Optimal Continuous Positive Airway Pressure Treatment of Obstructive Sleep Apnea Reduces Daytime Resting Heart Rate in Prediabetes: A Randomized Controlled Study

J Am Heart Assoc. 2020 Oct 20;9(19):e016871. doi: 10.1161/JAHA.120.016871. Epub 2020 Oct 1.


Background It has been widely recognized that obstructive sleep apnea (OSA) is linked to cardiovascular disease. Yet, randomized controlled studies failed to demonstrate a clear cardiovascular benefit from OSA treatment, mainly because of poor adherence to continuous positive airway pressure (CPAP). To date, no prior study has assessed the effect of CPAP treatment on daytime resting heart rate, a strong predictor of adverse cardiovascular outcomes and mortality. Methods and Results We conducted a randomized controlled study in 39 participants with OSA and prediabetes, who received either in-laboratory all-night (ie, optimal) CPAP or an oral placebo for 2 weeks. During daytime, participants continued daily activities outside the laboratory. Resting heart rate was continuously assessed over 19 consecutive days and nights using an ambulatory device consisting of a single-lead ECG and triaxis accelerometer. Compared with placebo, CPAP reduced daytime resting heart rate (treatment difference, -4.1 beats/min; 95% CI, -6.5 to -1.7 beats/min; P=0.002). The magnitude of reduction in daytime resting heart rate after treatment significantly correlated with the magnitude of decrease in plasma norepinephrine, a marker of sympathetic activity (r=0.44; P=0.02), and the magnitude of decrease in OSA severity (ie, apnea-hypopnea index [r=0.48; P=0.005], oxygen desaturation index [r=0.50; P=0.003], and microarousal index [r=0.57; P<0.001]). Conclusions This proof-of-concept randomized controlled study demonstrates, for the first time, that CPAP treatment, when optimally used at night, reduces resting heart rate during the day, and therefore has positive cardiovascular carry over effects. These findings suggest that better identification and treatment of OSA may have important clinical implications for cardiovascular disease prevention. Registration URL: https:/// www.clini​caltr​ials.gov; Unique identifier: NCT01156116.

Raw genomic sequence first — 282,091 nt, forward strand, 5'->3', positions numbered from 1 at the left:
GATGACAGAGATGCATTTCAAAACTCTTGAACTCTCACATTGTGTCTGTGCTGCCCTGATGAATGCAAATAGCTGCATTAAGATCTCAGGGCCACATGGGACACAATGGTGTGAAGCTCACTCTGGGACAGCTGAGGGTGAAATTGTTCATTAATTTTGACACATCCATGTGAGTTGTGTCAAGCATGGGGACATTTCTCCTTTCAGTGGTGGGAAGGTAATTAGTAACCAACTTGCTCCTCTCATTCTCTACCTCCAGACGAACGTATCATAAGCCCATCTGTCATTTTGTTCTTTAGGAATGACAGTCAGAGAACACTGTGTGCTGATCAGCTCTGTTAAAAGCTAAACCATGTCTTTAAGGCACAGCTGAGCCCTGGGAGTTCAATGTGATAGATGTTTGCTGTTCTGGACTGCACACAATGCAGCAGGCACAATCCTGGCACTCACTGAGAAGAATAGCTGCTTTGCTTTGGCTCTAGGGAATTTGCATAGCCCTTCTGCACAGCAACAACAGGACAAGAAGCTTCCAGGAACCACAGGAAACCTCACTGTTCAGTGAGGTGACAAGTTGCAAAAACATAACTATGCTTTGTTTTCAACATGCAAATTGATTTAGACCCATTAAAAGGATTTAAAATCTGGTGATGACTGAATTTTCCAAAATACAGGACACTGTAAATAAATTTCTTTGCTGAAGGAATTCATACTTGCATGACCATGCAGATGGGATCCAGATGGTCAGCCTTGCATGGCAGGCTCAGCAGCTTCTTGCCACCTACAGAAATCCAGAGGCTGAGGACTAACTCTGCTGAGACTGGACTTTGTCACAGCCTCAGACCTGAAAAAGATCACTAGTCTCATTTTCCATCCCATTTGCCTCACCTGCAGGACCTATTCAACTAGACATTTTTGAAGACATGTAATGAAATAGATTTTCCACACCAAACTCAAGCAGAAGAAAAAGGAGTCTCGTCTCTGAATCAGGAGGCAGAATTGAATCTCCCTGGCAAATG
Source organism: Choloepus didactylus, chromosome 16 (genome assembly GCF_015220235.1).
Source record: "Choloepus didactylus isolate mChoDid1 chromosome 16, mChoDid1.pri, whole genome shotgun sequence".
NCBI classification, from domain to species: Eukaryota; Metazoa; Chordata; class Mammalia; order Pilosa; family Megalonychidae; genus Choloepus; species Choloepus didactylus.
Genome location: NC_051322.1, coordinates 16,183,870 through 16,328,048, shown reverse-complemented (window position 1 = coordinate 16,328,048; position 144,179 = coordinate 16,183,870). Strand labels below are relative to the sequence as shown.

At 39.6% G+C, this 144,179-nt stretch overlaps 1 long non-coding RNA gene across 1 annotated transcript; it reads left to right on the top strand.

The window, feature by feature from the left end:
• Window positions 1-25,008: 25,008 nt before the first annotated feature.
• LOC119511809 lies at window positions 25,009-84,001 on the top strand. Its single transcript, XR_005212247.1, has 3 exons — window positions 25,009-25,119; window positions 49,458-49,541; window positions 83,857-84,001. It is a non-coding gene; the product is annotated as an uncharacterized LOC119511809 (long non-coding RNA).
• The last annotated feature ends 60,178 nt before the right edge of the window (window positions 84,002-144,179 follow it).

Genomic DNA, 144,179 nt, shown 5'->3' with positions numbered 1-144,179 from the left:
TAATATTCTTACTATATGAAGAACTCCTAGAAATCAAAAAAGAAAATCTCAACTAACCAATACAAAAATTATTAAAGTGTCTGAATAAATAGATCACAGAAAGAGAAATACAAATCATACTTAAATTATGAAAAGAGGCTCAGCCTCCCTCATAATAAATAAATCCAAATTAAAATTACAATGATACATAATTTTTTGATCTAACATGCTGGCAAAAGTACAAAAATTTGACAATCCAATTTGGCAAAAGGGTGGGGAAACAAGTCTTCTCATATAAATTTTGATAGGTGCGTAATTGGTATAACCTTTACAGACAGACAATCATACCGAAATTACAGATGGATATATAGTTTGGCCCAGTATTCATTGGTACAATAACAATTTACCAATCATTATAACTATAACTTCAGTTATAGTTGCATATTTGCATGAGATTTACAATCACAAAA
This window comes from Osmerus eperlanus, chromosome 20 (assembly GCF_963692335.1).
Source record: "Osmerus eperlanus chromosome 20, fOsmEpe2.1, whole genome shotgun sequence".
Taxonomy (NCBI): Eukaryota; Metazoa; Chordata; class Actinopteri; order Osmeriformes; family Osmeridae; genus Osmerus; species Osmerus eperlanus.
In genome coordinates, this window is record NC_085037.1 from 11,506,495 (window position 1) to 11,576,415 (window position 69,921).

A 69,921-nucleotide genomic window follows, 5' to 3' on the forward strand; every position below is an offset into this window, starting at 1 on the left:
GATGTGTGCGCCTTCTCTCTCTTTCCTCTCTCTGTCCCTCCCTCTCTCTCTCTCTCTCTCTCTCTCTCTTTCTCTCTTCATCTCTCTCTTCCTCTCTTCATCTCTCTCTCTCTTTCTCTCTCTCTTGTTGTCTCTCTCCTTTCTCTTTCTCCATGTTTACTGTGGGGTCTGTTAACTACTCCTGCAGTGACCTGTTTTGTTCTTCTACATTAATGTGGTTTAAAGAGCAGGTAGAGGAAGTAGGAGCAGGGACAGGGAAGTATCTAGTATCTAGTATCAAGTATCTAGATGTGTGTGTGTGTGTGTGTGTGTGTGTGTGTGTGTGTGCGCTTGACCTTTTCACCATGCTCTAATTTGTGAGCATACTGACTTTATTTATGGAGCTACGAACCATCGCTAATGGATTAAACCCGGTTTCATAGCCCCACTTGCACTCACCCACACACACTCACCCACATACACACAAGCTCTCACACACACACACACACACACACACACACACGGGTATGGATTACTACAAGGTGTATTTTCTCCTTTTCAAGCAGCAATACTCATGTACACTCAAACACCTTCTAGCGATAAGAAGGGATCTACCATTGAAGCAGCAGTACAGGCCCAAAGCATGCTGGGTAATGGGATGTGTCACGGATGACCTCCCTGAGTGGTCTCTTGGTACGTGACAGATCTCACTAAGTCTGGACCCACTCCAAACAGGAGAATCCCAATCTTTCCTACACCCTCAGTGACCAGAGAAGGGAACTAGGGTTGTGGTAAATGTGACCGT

Keywords: cardiovascular; continuous positive airway pressure adherence; resting heart rate; sleep apnea.

Publication types

  • Randomized Controlled Trial
  • Research Support, N.I.H., Extramural
  • Research Support, Non-U.S. Gov't

MeSH terms

  • Cardiovascular Diseases* / etiology
  • Cardiovascular Diseases* / prevention & control
  • Continuous Positive Airway Pressure* / methods
  • Continuous Positive Airway Pressure* / psychology
  • Female
  • Heart Rate / physiology*
  • Humans
  • Male
  • Middle Aged
  • Monitoring, Physiologic / methods
  • Outcome and Process Assessment, Health Care
  • Patient Compliance
  • Prediabetic State* / complications
  • Prediabetic State* / physiopathology
  • Proof of Concept Study
  • Rest / physiology*
  • Sleep Apnea, Obstructive* / complications
  • Sleep Apnea, Obstructive* / physiopathology
  • Sleep Apnea, Obstructive* / therapy

Associated data

  • ClinicalTrials.gov/NCT01156116